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BARRISTERS AND SOLICITORS - Liability - Conduct of action - Liability for costs

Friday, May 12, 2017 @ 1:21 PM  

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Appeal by the Director of Criminal and Penal Prosecutions from a judgment of the Quebec Court of Appeal setting aside in part a decision awarding costs against a lawyer personally in a criminal proceeding. Jodoin was an experienced criminal lawyer and a member of the Barreau du Québec. In several impaired driving cases joined for hearing on a single motion for disclosure of evidence, Jodoin filed two series of motions on the same day for writs of prohibition against two judges of the Court of Québec, each time on questionable grounds of bias. Before the disclosure hearing even began, Jodoin had the office of the Superior Court stamp a series of motions for writs of prohibition in which he challenged the jurisdiction of the Court of Québec judge who was to preside over the hearing, alleging bias on the judge’s part. His motions were put aside after the parties learned that another judge would be presiding over the hearing instead. During a break in the hearing, Jodoin drew up a new series of motions for writs of prohibition, this time challenging the second judge’s jurisdiction and alleging, once again, bias on the judge’s part after he rejected Jodoin’s objection to the Crown calling its expert witness. In response to that unprecedented strategy, which resulted in the postponement of the hearing in the Court of Québec, the Crown asked not only that the motions be dismissed, but also that the costs of the motions be awarded against the respondent personally. The Superior Court held that awarding costs against a lawyer personally could be justified in the case of a frivolous proceeding that denoted a serious and deliberate abuse of the judicial system. The judge expressed the opinion that Jodoin’s intentional acts were indicative of such abuse and constituted exceptional conduct that justified making an award against him personally. The Court of Appeal agreed that the motions for writs of prohibition should be dismissed, but nonetheless set aside the award of costs against Jodoin personally, finding that his conduct did not satisfy the strict criteria developed by the courts in this regard.

HELD: Appeal allowed. The courts had the power to maintain respect for their authority. This included the power to manage and control the proceedings conducted before them. The awarding of costs against lawyers personally flowed from the right and duty of the courts to supervise the conduct of the lawyers who appeared before them and to note, and sometimes penalize, any conduct of such a nature as to frustrate or interfere with the administration of justice. This power of the courts to award costs against a lawyer personally was not limited to civil proceedings but could also be exercised in criminal cases. The power to control abuse of process and the judicial process by awarding costs against a lawyer personally applied in parallel with the power of the courts to punish by way of convictions for contempt of court and that of law societies to sanction unethical conduct by their members. An award of costs against a lawyer personally could be justified only on an exceptional basis where the lawyer’s acts had seriously undermined the authority of the courts or seriously interfered with the administration of justice. This high threshold was met where a court had before it an unfounded, frivolous, dilatory or vexatious proceeding that denoted a serious abuse of the judicial system by the lawyer, or dishonest or malicious misconduct on his or her part, that was deliberate. The motion judge properly exercised his discretion in awarding costs against Jodoin personally. Jodoin used extraordinary remedies for a purely dilatory purpose with the sole objective of obstructing the orderly conduct of the judicial process in a calculated manner. It was therefore reasonable for the judge to conclude that he had acted in bad faith and in a way that amounted to abuse of process, thereby seriously interfering with the administration of justice. Finally, the procedural safeguards were observed in this case: Jodoin was given prior notice of the Crown’s intention to seek an award of costs against him personally, as well as an opportunity to make separate submissions on costs. The Court of Appeal was wrong to substitute its own opinion for that of the Superior Court on this issue. The Superior Court correctly identified the applicable criteria and properly exercised the discretion it had in such matters. The Court of Appeal should not have intervened in the absence of an error of law, a palpable and overriding error of fact or an unreasonable exercise of his discretion by the motion judge.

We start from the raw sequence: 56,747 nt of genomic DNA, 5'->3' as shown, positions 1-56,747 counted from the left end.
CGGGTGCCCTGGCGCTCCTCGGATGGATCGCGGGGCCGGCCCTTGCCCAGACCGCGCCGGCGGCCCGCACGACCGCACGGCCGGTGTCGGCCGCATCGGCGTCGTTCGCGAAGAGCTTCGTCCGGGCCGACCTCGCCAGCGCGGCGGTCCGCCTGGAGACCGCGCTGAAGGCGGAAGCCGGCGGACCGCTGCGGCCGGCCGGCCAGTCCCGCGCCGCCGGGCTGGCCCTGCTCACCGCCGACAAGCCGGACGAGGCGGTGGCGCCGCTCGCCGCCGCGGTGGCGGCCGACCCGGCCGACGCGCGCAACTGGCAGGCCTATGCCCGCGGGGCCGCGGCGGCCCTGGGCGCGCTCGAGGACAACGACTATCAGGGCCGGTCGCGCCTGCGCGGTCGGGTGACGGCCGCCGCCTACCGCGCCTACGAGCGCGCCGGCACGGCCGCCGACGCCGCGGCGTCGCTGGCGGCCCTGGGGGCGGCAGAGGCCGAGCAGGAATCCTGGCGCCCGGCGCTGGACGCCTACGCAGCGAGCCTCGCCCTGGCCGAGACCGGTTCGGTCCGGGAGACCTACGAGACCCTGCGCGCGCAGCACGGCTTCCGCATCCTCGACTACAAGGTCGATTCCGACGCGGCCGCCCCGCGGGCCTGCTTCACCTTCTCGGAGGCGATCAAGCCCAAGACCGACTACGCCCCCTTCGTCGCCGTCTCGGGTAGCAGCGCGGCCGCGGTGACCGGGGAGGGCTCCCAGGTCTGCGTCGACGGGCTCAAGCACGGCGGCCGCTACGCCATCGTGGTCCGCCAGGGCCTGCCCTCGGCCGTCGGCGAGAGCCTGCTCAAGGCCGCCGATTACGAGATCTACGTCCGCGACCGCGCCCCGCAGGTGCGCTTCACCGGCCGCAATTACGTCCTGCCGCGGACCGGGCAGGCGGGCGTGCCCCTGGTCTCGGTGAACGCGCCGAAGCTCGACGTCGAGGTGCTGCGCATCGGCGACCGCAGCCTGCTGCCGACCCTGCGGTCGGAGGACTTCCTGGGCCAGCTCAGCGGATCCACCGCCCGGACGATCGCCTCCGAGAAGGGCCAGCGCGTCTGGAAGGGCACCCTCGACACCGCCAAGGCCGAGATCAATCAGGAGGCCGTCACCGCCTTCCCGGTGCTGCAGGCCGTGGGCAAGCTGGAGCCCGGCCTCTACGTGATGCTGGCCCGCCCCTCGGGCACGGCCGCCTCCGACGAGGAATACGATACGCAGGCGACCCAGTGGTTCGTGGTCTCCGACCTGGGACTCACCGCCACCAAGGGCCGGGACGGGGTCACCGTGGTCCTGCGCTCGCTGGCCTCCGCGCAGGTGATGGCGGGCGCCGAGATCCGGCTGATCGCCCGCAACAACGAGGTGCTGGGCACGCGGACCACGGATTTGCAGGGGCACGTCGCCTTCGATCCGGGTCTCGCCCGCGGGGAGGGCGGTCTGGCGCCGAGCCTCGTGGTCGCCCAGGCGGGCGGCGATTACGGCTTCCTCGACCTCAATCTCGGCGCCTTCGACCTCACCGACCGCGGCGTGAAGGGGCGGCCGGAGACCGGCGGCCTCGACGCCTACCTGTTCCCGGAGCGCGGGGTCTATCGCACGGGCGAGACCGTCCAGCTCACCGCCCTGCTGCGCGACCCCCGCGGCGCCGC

Quebec (Criminal and Penal Prosecutions) v. Jodoin, [2017] S.C.J. No. 26, Supreme Court of Canada, McLachlin C.J. and Abella, Moldaver, Karakatsanis, Wagner, Gascon, Côté, Brown and Rowe JJ, May 12, 2017. Digest No. TLD-May82017015SCC